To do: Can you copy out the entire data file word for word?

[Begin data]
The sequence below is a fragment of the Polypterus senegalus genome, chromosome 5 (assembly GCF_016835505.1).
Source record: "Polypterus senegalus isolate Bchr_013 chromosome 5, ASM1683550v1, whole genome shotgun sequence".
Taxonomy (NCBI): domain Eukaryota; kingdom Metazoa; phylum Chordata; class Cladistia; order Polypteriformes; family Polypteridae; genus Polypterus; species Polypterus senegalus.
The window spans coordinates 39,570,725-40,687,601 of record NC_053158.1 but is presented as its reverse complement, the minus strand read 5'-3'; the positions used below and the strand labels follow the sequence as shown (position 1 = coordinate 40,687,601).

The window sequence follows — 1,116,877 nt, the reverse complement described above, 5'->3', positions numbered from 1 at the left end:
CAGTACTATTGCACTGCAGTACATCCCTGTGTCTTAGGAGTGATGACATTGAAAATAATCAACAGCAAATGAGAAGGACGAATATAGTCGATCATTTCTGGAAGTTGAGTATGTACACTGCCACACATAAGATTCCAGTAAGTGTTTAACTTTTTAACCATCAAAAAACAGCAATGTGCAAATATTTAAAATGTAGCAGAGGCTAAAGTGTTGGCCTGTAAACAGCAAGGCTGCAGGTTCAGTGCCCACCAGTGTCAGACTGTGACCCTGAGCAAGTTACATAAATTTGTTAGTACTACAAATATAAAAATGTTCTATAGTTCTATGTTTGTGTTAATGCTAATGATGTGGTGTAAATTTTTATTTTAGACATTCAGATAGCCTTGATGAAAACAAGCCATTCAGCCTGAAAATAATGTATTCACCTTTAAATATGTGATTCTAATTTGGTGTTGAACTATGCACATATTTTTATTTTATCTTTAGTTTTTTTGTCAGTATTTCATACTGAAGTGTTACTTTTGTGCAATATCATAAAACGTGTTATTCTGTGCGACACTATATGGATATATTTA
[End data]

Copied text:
The sequence below is a fragment of the Polypterus senegalus genome, chromosome 5 (assembly GCF_016835505.1).
Source record: "Polypterus senegalus isolate Bchr_013 chromosome 5, ASM1683550v1, whole genome shotgun sequence".
Taxonomy (NCBI): domain Eukaryota; kingdom Metazoa; phylum Chordata; class Cladistia; order Polypteriformes; family Polypteridae; genus Polypterus; species Polypterus senegalus.
The window spans coordinates 39,570,725-40,687,601 of record NC_053158.1 but is presented as its reverse complement, the minus strand read 5'-3'; the positions used below and the strand labels follow the sequence as shown (position 1 = coordinate 40,687,601).

The window sequence follows — 1,116,877 nt, the reverse complement described above, 5'->3', positions numbered from 1 at the left end:
CAGTACTATTGCACTGCAGTACATCCCTGTGTCTTAGGAGTGATGACATTGAAAATAATCAACAGCAAATGAGAAGGACGAATATAGTCGATCATTTCTGGAAGTTGAGTATGTACACTGCCACACATAAGATTCCAGTAAGTGTTTAACTTTTTAACCATCAAAAAACAGCAATGTGCAAATATTTAAAATGTAGCAGAGGCTAAAGTGTTGGCCTGTAAACAGCAAGGCTGCAGGTTCAGTGCCCACCAGTGTCAGACTGTGACCCTGAGCAAGTTACATAAATTTGTTAGTACTACAAATATAAAAATGTTCTATAGTTCTATGTTTGTGTTAATGCTAATGATGTGGTGTAAATTTTTATTTTAGACATTCAGATAGCCTTGATGAAAACAAGCCATTCAGCCTGAAAATAATGTATTCACCTTTAAATATGTGATTCTAATTTGGTGTTGAACTATGCACATATTTTTATTTTATCTTTAGTTTTTTTGTCAGTATTTCATACTGAAGTGTTACTTTTGTGCAATATCATAAAACGTGTTATTCTGTGCGACACTATATGGATATATTTA